Reviews

On a Dark, Dark Road in a Dark, Dark State

John Grisham’s South is an ethically uncomplicated place.  Racist hicks rape ten-year-old Black girls.  Idealistic lawyers, with rolled up sleeves and toothpicks planted firmly in their mouths, mosey into empty courtrooms—perhaps to spend a private moment with the smell of justice.  And fathers whose daughters have been harmed know the meaning of Ecclesiastes 3:1: “To […]

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Reviews

Bracelets. Silk. A Hairdo.

As Dangerous Liaisons ends—with a specter of the guillotine projected behind aristocrats playing cards—so begins David Adjmi’s Marie Antoinette.  But historical truth isn’t the point here, which is fitting since the French Queen is best remembered for a mistranslation of an apocryphal story: in Rousseau Confessions, the author refers to a “great princess” who, upon […]

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Reviews

Kissing and Killing

When Odysseus returned to Penelope, he seemed so comfortable in violent spaces, so uncomfortable in domestic ones, that his first action was not to bed his wife but to behead all her suitors.  Something similar is happening in Othello, where a great general (Keldrick Crowder) can protect Cypress from Turkish invasion (albeit with some help […]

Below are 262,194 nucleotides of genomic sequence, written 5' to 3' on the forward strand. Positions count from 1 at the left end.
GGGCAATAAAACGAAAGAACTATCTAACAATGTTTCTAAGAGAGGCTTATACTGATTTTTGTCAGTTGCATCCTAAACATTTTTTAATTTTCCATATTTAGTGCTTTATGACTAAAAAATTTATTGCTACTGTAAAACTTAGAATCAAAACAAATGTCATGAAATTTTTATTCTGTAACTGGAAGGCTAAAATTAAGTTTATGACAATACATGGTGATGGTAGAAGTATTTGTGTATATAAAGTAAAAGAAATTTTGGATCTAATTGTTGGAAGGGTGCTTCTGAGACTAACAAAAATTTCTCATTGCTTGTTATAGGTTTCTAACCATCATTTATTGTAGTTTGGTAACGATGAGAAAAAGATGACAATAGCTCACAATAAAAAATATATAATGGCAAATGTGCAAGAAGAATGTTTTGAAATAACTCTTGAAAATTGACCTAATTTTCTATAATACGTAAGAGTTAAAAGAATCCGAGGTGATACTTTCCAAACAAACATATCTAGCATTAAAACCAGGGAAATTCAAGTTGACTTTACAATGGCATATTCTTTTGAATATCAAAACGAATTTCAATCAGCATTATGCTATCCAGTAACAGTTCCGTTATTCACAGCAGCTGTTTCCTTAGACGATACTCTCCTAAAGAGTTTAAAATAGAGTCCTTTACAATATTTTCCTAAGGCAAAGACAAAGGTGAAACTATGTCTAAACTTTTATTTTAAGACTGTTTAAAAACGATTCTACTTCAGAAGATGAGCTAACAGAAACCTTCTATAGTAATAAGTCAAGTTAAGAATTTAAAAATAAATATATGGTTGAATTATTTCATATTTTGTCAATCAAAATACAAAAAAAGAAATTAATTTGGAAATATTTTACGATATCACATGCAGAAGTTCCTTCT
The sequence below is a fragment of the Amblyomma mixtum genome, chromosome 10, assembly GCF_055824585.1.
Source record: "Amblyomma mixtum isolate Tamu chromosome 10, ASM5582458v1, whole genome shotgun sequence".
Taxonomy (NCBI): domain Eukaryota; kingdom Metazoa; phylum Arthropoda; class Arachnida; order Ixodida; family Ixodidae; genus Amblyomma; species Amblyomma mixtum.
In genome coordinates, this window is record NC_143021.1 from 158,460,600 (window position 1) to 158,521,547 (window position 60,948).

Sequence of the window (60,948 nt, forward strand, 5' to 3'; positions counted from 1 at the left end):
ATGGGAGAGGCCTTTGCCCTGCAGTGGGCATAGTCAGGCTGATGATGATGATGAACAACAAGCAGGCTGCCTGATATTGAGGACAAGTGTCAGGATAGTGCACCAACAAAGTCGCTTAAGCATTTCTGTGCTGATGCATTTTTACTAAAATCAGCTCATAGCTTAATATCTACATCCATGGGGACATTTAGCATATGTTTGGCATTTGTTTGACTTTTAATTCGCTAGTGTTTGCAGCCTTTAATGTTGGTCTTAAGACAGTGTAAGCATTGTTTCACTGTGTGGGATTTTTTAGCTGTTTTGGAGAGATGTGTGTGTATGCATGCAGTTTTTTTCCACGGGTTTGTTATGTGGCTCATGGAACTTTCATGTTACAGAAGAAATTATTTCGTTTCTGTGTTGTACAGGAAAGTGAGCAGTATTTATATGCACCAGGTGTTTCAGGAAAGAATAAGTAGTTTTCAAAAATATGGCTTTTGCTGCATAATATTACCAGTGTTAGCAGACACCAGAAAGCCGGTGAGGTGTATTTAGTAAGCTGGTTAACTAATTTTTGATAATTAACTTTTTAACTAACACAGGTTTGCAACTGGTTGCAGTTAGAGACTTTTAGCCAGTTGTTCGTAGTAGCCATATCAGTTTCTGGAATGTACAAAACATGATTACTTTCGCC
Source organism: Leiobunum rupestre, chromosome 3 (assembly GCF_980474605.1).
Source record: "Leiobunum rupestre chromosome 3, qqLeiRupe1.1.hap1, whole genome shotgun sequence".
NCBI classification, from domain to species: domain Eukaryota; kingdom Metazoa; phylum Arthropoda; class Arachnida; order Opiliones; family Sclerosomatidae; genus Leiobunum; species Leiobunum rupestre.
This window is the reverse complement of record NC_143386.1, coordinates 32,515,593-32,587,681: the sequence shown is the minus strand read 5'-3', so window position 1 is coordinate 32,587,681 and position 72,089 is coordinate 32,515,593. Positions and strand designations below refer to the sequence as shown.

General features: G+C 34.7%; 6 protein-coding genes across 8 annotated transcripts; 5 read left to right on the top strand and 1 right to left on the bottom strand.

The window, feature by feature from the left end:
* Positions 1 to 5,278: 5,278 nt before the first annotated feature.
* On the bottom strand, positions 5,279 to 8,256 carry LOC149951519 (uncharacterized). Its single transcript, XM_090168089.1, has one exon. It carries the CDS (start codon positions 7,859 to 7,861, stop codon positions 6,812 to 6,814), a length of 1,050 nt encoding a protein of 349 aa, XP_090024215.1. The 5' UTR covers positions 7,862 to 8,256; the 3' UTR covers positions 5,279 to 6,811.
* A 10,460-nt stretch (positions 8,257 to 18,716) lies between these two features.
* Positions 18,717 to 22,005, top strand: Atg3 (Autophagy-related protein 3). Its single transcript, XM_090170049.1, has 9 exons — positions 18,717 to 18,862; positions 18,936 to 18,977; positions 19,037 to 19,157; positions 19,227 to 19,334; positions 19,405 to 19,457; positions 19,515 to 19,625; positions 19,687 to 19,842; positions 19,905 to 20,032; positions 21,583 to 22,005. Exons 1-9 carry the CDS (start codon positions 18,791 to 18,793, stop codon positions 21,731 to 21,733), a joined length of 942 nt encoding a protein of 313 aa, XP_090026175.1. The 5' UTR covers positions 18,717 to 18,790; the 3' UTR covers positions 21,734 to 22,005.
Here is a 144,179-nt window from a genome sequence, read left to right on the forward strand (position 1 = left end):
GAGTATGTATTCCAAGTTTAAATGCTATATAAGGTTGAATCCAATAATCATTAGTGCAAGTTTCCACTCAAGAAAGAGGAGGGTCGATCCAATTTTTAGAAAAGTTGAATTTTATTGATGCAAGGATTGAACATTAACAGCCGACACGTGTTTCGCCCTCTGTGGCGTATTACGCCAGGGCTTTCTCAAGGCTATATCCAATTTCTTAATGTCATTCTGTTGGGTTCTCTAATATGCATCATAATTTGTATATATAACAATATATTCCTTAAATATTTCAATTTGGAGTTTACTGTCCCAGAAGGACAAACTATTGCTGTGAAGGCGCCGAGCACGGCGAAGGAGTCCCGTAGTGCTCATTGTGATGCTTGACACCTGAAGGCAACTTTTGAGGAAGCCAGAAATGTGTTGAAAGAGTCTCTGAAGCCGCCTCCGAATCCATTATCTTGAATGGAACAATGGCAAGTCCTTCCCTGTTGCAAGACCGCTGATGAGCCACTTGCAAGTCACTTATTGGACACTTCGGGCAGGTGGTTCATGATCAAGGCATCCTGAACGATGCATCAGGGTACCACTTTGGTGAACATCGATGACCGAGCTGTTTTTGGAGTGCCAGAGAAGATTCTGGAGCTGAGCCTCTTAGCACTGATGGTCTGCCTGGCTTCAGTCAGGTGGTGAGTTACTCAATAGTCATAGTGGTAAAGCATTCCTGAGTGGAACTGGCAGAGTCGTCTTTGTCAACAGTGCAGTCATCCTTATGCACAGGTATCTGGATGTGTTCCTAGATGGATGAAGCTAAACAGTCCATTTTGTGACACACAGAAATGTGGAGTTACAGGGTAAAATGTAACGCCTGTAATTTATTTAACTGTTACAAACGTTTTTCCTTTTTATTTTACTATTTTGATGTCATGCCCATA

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Reviews

All Are Punish’d

I am far from a traditionalist when it comes to Shakespeare, but I challenge anyone to justify restaging the Capulet party as a half rave, half middle school dance, with Romeo (Julian Cihi) in the middle dressed up as Winnie the Pooh.  Perhaps director Tea Alagić wanted to emphasize the youth of Shakespeare’s characters—but in […]

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Reviews

Burn the Phony Dream

Big Fish is about what you would expect it to be: it is diverting, colorful, and it goes down easy.  If it is slightly disappointing, it is because quite a lot of talent has come together to produce this underwhelming musical, from director Susan Stroman (The Producers) to star Norbert Leo Butz (Dirty Rotten Scoundrels, […]

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Reviews

Clash of Civilizations Over a Chai in the Upper West Side

Being a Jew is exhausting.  There’s the self-loathing, the guilt, the language (which doesn’t even use Roman letters), and—for those of us born after 1948—the inescapable identification of Jewishness with Auschwitz.  Even the question of what it means to consider oneself a Jew is too complex for any reasonable person to try to answer completely.  […]

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